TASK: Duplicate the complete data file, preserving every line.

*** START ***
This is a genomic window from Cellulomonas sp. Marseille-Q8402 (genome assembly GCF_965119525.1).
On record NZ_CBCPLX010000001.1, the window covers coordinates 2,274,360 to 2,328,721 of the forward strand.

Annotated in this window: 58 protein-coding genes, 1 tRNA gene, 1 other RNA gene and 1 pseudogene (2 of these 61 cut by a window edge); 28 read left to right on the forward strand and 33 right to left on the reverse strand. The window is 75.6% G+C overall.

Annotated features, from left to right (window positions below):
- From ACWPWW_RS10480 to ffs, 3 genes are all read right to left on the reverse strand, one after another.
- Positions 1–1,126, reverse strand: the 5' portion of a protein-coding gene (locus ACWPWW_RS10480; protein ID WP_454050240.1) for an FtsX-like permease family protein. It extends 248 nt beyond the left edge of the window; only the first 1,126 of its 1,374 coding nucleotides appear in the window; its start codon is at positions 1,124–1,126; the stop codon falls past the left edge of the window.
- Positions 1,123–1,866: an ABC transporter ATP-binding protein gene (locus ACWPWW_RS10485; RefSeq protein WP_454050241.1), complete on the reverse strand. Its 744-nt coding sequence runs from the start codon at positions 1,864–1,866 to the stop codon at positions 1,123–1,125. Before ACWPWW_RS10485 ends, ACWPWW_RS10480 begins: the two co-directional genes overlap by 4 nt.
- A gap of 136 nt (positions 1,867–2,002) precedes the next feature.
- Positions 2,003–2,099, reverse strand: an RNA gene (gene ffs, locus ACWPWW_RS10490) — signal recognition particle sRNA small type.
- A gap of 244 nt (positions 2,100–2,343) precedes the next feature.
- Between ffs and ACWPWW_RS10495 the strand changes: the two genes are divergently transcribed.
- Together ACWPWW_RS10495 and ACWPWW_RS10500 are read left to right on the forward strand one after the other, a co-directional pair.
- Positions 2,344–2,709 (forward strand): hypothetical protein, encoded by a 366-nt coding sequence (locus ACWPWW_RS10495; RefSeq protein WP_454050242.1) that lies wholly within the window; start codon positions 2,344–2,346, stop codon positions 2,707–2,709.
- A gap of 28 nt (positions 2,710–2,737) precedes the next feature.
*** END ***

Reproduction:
This is a genomic window from Cellulomonas sp. Marseille-Q8402 (genome assembly GCF_965119525.1).
On record NZ_CBCPLX010000001.1, the window covers coordinates 2,274,360 to 2,328,721 of the forward strand.

Annotated in this window: 58 protein-coding genes, 1 tRNA gene, 1 other RNA gene and 1 pseudogene (2 of these 61 cut by a window edge); 28 read left to right on the forward strand and 33 right to left on the reverse strand. The window is 75.6% G+C overall.

Annotated features, from left to right (window positions below):
- From ACWPWW_RS10480 to ffs, 3 genes are all read right to left on the reverse strand, one after another.
- Positions 1–1,126, reverse strand: the 5' portion of a protein-coding gene (locus ACWPWW_RS10480; protein ID WP_454050240.1) for an FtsX-like permease family protein. It extends 248 nt beyond the left edge of the window; only the first 1,126 of its 1,374 coding nucleotides appear in the window; its start codon is at positions 1,124–1,126; the stop codon falls past the left edge of the window.
- Positions 1,123–1,866: an ABC transporter ATP-binding protein gene (locus ACWPWW_RS10485; RefSeq protein WP_454050241.1), complete on the reverse strand. Its 744-nt coding sequence runs from the start codon at positions 1,864–1,866 to the stop codon at positions 1,123–1,125. Before ACWPWW_RS10485 ends, ACWPWW_RS10480 begins: the two co-directional genes overlap by 4 nt.
- A gap of 136 nt (positions 1,867–2,002) precedes the next feature.
- Positions 2,003–2,099, reverse strand: an RNA gene (gene ffs, locus ACWPWW_RS10490) — signal recognition particle sRNA small type.
- A gap of 244 nt (positions 2,100–2,343) precedes the next feature.
- Between ffs and ACWPWW_RS10495 the strand changes: the two genes are divergently transcribed.
- Together ACWPWW_RS10495 and ACWPWW_RS10500 are read left to right on the forward strand one after the other, a co-directional pair.
- Positions 2,344–2,709 (forward strand): hypothetical protein, encoded by a 366-nt coding sequence (locus ACWPWW_RS10495; RefSeq protein WP_454050242.1) that lies wholly within the window; start codon positions 2,344–2,346, stop codon positions 2,707–2,709.
- A gap of 28 nt (positions 2,710–2,737) precedes the next feature.